Orthopedic Surgeon Decision-Making Processes for Postsurgical Opioid Prescribing

Jason A. Kopp, Ashley B. Anderson, Jonathan F. Dickens, Andrew C. Graf, Crevan O. Reid, Pierre Etienne C. Cagniart, Jason M. Wang, Krista B. Highland

Research output: Contribution to journalArticlepeer-review

6 Scopus citations


Acute pain and chronic pain are significant burdens in the Department of Defense, compounded by the ongoing opioid crisis. Given the ubiquity of (leftover) opioid prescriptions following orthopedic surgery, it is essential to identify feasible and acceptable avenues of opioid risk mitigation efforts. The present quality improvement project builds on recent studies by evaluating factors related to opioid prescribing decisions in a sample of orthopedic surgery providers. Materials and Methods: This quality improvement project received a Determination of Not Research and was conducted through a collaboration between the Department of Orthopaedic Surgery and the Department of Anesthesiology and Pain Management at Walter Reed National Military Medical Center. Providers in the Department of Orthopaedic Surgery completed an anonymous online survey assessing opioid prescribing education, factors influencing prescribing practices, opioid-safety practices, and perspectives on potential opioid safety initiatives. Results: In total, 39 respondents completed surveys. There was variability in exposure to different types of opioid prescribing education, with some variation between attendings/physician assistants and residents. Patients' acute postsurgical pain, using a standardized amount for most patients, and prescription histories were the three most influential factors. Concern of patients running out and fear of patient dissatisfaction were the least influential factors. Respondents commonly reported engagement in promoting nonpharmacological pain management, as well as coordinating with chronic pain providers when applicable, but did not commonly report educating patients on leftover opioid disposal. Respondents indicated that a barrier to opioid risk mitigation was the difficulty of accessing appropriate electronic health record data to inform decisions. Lastly, they reported openness to proposed opioid safety initiatives. Conclusion: The results of this quality improvement project identified several target areas for future initiatives focused on improving opioid prescribing practices. This included a provider training program, improved patient education system, increased awareness and use of opioid tracking databases, and development of a standardized (but adaptable per patient characteristics and history) recommended dose for common orthopedic surgeries. Future projects will target tailored development, implementation, and evaluation of such efforts.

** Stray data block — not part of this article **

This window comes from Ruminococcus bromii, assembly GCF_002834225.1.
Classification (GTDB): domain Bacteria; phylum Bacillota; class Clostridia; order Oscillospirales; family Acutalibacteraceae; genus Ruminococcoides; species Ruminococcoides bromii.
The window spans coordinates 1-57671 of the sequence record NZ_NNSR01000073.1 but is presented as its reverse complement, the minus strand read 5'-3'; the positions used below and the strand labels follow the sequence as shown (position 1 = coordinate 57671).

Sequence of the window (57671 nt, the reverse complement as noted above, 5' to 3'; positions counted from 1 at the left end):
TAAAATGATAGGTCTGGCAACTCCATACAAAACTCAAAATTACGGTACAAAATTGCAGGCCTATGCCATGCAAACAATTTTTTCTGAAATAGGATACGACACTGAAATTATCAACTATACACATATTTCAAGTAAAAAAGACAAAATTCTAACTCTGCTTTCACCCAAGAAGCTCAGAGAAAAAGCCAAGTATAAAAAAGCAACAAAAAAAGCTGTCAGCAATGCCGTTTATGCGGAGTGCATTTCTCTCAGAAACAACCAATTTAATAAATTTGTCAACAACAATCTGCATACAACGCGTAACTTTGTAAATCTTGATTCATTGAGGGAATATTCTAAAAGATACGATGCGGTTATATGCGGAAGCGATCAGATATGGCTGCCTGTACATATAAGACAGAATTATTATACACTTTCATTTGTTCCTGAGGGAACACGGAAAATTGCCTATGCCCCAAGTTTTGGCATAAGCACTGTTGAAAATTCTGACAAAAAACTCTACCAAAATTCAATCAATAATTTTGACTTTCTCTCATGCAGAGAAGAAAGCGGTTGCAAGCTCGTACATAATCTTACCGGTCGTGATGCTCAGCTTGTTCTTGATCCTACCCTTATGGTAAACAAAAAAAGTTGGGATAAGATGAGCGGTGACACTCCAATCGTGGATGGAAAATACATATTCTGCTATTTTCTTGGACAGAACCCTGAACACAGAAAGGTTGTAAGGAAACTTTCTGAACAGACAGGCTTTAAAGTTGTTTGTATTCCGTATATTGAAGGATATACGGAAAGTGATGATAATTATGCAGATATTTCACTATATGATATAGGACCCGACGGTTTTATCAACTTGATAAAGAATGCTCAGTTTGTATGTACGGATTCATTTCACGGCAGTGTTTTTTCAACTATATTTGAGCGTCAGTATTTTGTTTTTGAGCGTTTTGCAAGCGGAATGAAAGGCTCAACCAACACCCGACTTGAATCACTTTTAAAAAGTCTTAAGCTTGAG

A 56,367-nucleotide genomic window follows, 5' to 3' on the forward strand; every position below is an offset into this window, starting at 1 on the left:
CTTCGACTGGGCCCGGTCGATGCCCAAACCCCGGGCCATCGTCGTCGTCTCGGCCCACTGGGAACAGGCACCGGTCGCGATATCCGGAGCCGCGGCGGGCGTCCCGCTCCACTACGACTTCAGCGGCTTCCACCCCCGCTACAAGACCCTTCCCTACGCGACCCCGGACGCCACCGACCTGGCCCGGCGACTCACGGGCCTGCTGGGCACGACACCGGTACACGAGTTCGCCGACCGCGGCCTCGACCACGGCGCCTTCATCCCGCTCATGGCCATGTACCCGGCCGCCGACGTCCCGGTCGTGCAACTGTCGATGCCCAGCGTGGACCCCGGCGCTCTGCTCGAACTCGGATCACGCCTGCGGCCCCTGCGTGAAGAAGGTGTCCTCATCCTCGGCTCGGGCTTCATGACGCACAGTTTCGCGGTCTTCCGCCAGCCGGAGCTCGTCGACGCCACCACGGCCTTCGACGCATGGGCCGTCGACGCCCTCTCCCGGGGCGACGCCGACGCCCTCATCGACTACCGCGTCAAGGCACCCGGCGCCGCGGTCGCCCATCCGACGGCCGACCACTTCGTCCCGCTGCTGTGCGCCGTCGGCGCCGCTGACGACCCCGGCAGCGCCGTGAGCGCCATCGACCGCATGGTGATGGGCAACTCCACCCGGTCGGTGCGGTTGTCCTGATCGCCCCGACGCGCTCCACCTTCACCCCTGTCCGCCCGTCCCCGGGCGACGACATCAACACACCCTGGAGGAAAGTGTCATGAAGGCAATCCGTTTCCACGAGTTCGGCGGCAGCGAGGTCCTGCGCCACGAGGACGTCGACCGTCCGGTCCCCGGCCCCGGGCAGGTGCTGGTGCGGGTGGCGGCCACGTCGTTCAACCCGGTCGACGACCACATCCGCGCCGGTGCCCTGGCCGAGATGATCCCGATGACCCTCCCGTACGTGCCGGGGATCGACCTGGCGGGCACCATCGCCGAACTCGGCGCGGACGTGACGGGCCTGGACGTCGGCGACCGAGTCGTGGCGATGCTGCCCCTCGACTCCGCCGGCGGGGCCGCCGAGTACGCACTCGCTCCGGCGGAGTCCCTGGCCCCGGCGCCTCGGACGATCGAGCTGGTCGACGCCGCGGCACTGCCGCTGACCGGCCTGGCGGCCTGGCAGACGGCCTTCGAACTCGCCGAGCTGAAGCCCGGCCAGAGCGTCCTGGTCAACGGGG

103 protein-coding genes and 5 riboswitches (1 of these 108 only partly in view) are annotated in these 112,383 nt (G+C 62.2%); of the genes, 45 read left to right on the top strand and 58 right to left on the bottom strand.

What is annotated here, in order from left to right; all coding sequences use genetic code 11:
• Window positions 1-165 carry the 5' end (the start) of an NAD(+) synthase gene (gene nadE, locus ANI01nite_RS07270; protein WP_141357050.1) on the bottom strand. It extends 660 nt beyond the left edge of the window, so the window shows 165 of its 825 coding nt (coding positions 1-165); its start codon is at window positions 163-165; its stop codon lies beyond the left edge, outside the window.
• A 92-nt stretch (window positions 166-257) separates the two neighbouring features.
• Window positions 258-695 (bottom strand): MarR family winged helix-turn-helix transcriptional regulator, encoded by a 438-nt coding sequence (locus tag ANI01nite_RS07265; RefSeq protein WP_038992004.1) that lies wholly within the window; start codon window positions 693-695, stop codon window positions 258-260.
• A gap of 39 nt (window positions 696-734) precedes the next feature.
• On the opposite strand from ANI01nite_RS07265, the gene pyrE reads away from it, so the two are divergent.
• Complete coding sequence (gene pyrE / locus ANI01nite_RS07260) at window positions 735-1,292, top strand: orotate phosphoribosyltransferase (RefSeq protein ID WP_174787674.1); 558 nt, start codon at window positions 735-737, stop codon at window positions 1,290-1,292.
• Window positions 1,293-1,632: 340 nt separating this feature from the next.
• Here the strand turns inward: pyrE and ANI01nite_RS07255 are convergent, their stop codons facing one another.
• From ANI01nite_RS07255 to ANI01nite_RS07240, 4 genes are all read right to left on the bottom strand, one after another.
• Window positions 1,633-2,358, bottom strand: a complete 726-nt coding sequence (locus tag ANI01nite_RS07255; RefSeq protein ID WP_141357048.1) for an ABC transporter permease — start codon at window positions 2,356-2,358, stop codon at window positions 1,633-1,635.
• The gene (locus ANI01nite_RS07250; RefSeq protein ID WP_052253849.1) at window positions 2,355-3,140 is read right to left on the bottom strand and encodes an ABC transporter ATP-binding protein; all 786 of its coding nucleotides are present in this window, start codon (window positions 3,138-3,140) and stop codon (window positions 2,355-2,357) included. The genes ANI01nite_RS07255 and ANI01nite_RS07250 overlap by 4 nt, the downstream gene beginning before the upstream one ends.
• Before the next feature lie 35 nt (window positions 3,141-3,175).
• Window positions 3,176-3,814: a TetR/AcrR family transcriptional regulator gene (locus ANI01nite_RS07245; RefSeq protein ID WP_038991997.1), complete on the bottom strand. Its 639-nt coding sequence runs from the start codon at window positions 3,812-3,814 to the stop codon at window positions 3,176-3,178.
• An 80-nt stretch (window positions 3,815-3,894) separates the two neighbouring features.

Original languageEnglish
Pages (from-to)e383-e388
JournalMilitary Medicine
Issue number3-4
StatePublished - 2 Mar 2020
Externally publishedYes


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